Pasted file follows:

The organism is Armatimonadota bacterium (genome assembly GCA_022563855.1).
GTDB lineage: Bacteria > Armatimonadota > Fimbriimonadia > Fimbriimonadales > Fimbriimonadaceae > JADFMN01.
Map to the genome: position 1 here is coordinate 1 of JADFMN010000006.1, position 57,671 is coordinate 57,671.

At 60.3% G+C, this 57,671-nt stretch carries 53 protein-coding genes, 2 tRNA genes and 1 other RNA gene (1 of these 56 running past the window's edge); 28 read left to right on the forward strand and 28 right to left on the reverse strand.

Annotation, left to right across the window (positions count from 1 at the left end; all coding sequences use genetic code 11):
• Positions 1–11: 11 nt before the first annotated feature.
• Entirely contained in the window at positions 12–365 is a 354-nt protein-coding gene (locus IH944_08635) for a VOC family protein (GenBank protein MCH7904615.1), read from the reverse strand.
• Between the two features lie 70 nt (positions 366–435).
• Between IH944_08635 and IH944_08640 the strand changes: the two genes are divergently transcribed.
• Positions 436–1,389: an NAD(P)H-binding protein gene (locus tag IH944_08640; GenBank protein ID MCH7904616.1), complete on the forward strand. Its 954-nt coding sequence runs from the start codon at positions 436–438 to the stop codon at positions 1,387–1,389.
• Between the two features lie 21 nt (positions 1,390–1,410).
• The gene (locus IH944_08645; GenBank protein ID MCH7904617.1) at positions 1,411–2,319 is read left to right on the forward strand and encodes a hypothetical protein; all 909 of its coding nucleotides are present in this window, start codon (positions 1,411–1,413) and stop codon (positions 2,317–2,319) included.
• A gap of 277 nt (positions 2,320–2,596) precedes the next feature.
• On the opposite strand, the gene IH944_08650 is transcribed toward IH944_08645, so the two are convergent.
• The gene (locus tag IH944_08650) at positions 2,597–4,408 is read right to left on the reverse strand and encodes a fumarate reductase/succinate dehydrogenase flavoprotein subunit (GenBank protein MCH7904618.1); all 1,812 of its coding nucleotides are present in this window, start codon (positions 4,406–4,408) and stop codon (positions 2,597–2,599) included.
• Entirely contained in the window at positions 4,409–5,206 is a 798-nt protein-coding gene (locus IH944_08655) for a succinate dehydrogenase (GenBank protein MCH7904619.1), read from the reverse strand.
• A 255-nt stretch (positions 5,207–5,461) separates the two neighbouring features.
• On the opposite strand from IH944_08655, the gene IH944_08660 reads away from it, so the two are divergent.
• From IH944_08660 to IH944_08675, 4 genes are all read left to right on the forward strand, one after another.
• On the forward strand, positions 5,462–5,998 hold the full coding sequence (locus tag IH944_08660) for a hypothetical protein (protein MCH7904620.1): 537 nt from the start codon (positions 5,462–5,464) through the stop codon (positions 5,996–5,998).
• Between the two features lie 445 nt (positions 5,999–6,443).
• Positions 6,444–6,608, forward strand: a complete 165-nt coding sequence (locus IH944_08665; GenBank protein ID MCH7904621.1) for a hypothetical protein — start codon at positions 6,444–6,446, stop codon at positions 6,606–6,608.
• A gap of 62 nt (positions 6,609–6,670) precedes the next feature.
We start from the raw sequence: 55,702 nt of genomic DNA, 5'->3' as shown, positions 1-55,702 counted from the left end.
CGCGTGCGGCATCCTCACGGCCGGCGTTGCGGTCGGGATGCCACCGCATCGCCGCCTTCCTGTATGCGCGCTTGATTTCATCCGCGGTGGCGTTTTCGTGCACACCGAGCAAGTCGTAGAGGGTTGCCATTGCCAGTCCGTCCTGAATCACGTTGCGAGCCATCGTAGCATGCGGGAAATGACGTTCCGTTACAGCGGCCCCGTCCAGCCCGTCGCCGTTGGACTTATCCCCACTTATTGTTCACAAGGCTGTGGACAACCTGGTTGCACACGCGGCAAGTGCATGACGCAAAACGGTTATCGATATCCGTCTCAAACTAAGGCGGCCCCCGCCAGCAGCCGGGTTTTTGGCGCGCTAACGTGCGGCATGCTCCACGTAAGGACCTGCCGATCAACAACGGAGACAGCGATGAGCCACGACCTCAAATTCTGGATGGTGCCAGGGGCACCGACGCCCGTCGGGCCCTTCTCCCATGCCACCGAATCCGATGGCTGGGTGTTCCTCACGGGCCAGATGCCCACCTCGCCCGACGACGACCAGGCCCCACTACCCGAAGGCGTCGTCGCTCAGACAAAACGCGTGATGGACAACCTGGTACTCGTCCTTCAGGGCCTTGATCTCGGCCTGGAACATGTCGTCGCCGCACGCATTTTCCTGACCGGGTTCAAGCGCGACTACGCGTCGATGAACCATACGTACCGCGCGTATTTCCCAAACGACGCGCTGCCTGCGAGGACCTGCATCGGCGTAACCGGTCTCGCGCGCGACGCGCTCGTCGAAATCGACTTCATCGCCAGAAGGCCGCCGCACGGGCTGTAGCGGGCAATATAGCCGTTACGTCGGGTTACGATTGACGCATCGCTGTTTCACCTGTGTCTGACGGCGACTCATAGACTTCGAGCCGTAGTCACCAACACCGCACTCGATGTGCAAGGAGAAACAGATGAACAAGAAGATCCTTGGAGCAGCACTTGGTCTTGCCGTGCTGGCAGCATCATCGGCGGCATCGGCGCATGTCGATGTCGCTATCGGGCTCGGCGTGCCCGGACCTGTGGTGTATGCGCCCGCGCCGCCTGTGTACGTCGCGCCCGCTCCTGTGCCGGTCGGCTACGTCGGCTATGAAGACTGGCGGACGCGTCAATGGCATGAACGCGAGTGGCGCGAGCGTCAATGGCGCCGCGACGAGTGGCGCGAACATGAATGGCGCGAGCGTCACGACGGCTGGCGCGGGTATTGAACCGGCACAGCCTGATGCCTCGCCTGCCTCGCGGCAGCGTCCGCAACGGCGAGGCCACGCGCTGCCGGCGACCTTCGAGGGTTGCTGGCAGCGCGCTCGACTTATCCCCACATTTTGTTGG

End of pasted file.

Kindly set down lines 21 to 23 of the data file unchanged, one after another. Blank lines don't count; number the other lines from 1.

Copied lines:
• Between the two features lie 445 nt (positions 5,999–6,443).
• Positions 6,444–6,608, forward strand: a complete 165-nt coding sequence (locus IH944_08665; GenBank protein ID MCH7904621.1) for a hypothetical protein — start codon at positions 6,444–6,446, stop codon at positions 6,606–6,608.
• A gap of 62 nt (positions 6,609–6,670) precedes the next feature.